- The Enterprise
- The Recorder
A Waldorf trash collector is ready to move on with his life and business after charges of arson and insurance fraud were dropped against him and his employee Tuesday.
Gerald Butler, 47, of Waldorf has owned Refuse Rescues for 10 years and currently holds seven contracts offering curbside trash collection to roughly 3,500 customers.
Ten months ago, Butler’s business took a hit when one of his garbage haulers, a 1990 Volvo, caught fire in his truck lot on Old Washington Road. But the damage only got worse Dec. 5, when an investigator with the Office of the State Fire Marshal returned and charged Butler and one of his drivers, Waldorf resident William Reeves, 48, with second-degree arson and insurance fraud.
Butler said the fraud charges stemmed from a call he placed to his insurance company after the fire asking about what type of coverage his business had.
“They said because I made a phone call to the insurance company after the fact asking what type of insurance I have. That’s why they charged me with insurance fraud,” Butler said. “I asked the clerk at the insurance company what kind of insurance I had. I knew I had liability insurance, but what kind of insurance did I have.”
Butler reasoned that, had he been looking to commit fraud, he would have set fire to his other trucks that also carried liability insurance.
“I had other trucks that had liability right next to the one that caught fire,” he said. “Thank God that didn’t happen because I would have been completely wiped out.”
As for the arson charges, Butler said a surveillance video shows the truck on fire 29 minutes after he and Reeves left for a transfer station in Washington, D.C. But the investigator concluded that Butler and Reeves set the fire on suspicion that the flames had burned slowly and actually started only three to five minutes after the two men left the lot, Butler said.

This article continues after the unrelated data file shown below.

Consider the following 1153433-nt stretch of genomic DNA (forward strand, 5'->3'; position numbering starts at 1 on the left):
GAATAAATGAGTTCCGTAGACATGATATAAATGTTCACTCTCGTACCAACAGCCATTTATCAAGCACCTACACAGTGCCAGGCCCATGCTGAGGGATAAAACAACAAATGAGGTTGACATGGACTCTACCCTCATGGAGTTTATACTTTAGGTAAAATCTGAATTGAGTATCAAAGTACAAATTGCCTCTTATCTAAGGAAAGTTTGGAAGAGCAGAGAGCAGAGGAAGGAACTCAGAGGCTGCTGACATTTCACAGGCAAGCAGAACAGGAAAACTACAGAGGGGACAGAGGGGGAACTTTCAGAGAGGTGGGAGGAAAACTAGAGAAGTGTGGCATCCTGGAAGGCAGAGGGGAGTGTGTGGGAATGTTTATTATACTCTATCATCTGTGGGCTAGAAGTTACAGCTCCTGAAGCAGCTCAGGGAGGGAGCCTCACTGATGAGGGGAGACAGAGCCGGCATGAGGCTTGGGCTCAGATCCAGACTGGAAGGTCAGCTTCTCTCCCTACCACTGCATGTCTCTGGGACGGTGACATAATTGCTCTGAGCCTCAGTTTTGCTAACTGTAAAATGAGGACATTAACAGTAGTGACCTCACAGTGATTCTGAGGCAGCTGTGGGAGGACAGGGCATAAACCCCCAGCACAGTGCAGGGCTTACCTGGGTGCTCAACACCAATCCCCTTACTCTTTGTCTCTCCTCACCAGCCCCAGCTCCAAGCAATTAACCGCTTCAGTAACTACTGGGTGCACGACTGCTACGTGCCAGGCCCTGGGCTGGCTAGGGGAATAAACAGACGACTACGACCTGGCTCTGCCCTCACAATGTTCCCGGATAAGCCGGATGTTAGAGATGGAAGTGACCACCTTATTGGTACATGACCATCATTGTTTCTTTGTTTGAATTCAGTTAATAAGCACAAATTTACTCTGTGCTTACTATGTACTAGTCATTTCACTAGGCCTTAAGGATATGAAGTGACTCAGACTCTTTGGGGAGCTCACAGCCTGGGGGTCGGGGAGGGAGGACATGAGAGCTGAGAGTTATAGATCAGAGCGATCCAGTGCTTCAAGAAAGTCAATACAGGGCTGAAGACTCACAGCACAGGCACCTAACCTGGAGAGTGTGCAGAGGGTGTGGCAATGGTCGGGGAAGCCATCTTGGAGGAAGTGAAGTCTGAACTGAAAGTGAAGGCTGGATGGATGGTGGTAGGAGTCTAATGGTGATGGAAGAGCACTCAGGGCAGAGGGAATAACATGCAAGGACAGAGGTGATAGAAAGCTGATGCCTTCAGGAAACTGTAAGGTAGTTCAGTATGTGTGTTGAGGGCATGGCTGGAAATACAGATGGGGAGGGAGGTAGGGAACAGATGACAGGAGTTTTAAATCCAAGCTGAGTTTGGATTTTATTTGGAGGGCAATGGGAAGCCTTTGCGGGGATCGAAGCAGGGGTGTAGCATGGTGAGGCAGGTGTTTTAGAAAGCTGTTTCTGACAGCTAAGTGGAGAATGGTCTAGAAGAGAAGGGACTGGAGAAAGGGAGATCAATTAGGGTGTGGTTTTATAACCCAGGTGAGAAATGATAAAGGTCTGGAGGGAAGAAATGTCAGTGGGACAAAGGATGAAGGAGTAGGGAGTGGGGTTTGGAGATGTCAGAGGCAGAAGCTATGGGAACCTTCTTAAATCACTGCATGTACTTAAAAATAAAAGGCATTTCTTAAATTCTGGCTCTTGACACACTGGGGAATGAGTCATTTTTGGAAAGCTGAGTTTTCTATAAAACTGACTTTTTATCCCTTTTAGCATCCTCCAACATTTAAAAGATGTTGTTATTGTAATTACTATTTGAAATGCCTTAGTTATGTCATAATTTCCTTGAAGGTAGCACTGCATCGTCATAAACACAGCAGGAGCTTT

“He may have just been overworked and rushed to judgment. I don’t want to bash the fire marshal,” Butler said.
Prosecutors dropped the case after it became clear to them that the charges were ill-founded, Butler said. He does not know who set fire to his dump truck but suspects it might have been a disgruntled ex-employee, whom Butler said he fired three days before the blaze.
Now exonerated, Butler said he needs Charles County residents and homeowner’s associations, which provide a lot of his business, to know about his innocence.
“I’m not a second-degree arsonist. I’m not an insurance fraud,” he said. “We’ve been in business 10 years and have a great business relationship with the community, and I love Charles County.”
Butler said he has not been able to secure a new contract since news of his arrest broke. In that time, he estimated that his business has missed out on eight to 12 contracts, each promising between 300 and 500 new customers.
“We haven’t got a contract since Dec. 6. We haven’t gotten any new business since Dec. 6, and it’s been detrimental to the business,” Butler said. “And our competitors, they tell everyone not to use Refuse Rescue because they’re arsonists. They’re insurance frauds, and I just respect the customers and vendors that stayed with us. I appreciate them.”
If he and Reeves had never been charged, Butler said his business could have “absolutely” doubled in size since December.
Despite the apparent damage done to his business, Butler said he does not plan to sue nor seek legal damages.
“I want it to be over with. I just want the stress and the depression, I want it to be over and gone,” he said. “I’m not suing the state. I’m not suing the government. I’m not suing anybody.”